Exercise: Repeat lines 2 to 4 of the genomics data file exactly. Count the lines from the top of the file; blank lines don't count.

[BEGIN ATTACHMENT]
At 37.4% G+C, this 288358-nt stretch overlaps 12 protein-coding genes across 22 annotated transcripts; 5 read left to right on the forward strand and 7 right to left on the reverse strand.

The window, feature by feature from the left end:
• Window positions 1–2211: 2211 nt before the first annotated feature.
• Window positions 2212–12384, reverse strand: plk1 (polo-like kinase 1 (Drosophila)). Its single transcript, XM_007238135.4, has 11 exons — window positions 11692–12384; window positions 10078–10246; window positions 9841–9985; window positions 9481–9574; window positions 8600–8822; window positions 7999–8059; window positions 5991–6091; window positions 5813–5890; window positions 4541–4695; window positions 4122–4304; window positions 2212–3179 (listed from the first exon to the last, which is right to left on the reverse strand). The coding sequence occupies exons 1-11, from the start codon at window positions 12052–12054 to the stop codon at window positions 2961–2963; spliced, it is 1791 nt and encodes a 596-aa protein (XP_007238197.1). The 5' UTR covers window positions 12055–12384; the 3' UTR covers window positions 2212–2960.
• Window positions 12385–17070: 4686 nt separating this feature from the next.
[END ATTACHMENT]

The window, feature by feature from the left end:
• Window positions 1–2211: 2211 nt before the first annotated feature.
• Window positions 2212–12384, reverse strand: plk1 (polo-like kinase 1 (Drosophila)). Its single transcript, XM_007238135.4, has 11 exons — window positions 11692–12384; window positions 10078–10246; window positions 9841–9985; window positions 9481–9574; window positions 8600–8822; window positions 7999–8059; window positions 5991–6091; window positions 5813–5890; window positions 4541–4695; window positions 4122–4304; window positions 2212–3179 (listed from the first exon to the last, which is right to left on the reverse strand). The coding sequence occupies exons 1-11, from the start codon at window positions 12052–12054 to the stop codon at window positions 2961–2963; spliced, it is 1791 nt and encodes a 596-aa protein (XP_007238197.1). The 5' UTR covers window positions 12055–12384; the 3' UTR covers window positions 2212–2960.